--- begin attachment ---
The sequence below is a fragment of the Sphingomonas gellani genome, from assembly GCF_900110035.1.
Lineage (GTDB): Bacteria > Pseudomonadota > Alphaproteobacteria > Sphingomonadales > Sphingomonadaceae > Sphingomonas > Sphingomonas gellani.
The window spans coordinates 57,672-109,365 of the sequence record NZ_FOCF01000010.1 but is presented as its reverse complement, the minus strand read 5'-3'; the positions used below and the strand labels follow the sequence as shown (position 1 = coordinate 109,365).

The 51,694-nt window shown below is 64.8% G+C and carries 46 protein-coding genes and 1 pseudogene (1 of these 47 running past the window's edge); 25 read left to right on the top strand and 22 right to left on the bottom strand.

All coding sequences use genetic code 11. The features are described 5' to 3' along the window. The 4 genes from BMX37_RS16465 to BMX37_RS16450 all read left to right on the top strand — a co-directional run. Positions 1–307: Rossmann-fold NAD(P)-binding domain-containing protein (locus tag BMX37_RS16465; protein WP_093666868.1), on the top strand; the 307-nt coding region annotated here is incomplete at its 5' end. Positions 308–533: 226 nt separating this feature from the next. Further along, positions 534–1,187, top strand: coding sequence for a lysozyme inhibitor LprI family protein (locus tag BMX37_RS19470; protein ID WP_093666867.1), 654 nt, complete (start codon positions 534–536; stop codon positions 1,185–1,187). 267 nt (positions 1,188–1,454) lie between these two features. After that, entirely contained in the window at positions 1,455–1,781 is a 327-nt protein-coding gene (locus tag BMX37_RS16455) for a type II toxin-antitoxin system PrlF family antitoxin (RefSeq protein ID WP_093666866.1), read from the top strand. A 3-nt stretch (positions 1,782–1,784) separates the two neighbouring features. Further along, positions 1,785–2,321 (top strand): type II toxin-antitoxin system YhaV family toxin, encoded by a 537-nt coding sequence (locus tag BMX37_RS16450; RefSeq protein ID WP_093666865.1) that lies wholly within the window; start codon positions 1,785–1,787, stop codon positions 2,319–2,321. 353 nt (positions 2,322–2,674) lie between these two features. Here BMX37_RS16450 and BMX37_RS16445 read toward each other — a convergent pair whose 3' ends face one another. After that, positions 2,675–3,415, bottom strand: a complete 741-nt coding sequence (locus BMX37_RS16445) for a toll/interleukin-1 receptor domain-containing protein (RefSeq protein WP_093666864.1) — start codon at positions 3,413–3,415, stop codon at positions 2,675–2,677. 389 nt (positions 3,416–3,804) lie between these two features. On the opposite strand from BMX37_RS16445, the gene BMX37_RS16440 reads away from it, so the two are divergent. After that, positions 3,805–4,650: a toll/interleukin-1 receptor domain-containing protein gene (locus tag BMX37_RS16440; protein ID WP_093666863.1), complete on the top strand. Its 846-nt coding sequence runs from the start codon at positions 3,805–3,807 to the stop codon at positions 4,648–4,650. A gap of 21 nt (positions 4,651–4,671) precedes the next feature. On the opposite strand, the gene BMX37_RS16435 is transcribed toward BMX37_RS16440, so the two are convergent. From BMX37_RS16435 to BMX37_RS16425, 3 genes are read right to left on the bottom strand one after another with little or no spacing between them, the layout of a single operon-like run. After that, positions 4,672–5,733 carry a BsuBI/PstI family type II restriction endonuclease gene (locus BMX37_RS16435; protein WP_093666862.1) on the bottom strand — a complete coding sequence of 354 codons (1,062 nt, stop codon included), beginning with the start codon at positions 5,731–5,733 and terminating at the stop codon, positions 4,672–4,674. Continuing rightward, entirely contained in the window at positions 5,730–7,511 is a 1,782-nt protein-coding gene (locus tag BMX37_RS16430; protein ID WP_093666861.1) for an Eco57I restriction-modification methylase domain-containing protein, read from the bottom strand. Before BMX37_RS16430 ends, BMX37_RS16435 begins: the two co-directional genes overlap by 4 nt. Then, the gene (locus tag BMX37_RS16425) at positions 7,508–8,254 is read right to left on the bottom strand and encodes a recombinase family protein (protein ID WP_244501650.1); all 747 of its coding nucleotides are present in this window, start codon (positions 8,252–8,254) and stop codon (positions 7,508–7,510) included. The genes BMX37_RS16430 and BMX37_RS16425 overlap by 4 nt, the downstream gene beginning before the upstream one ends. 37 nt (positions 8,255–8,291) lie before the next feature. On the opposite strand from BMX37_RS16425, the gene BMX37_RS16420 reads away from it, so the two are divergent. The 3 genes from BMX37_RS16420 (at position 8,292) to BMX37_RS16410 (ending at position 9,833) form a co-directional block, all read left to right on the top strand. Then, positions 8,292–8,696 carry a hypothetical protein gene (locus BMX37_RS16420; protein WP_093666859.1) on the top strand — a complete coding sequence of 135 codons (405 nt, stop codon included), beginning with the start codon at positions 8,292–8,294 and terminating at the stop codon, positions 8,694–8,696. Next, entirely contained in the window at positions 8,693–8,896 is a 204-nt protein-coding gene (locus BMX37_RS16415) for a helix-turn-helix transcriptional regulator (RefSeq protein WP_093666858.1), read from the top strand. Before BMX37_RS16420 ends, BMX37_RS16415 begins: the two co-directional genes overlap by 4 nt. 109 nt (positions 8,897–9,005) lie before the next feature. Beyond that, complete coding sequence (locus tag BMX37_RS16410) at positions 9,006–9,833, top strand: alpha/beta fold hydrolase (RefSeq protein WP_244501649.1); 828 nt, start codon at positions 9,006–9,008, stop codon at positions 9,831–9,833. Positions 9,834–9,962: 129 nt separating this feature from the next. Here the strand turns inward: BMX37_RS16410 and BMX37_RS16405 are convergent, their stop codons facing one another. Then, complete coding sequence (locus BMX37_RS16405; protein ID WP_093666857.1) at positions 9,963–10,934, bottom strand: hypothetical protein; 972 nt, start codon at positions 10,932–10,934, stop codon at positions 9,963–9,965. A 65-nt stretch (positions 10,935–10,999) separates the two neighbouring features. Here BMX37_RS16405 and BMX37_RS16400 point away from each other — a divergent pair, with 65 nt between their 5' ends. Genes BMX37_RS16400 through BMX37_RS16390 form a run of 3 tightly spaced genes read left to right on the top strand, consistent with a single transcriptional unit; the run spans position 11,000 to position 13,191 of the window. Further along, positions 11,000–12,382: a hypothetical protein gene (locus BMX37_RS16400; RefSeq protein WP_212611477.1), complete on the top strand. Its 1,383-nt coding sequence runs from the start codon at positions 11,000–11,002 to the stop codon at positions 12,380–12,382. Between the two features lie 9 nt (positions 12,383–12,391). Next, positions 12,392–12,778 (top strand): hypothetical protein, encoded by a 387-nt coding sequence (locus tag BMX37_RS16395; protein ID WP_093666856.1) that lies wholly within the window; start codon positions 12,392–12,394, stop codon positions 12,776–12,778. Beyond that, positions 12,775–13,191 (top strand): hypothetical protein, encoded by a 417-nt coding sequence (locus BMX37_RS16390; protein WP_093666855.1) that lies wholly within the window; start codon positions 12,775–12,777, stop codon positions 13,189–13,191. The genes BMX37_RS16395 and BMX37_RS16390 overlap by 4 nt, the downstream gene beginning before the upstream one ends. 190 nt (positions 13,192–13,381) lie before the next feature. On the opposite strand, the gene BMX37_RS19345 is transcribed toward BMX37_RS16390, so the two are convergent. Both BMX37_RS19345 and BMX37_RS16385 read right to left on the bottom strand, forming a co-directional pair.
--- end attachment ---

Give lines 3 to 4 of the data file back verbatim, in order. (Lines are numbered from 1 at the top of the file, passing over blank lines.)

The window spans coordinates 57,672-109,365 of the sequence record NZ_FOCF01000010.1 but is presented as its reverse complement, the minus strand read 5'-3'; the positions used below and the strand labels follow the sequence as shown (position 1 = coordinate 109,365).

The 51,694-nt window shown below is 64.8% G+C and carries 46 protein-coding genes and 1 pseudogene (1 of these 47 running past the window's edge); 25 read left to right on the top strand and 22 right to left on the bottom strand.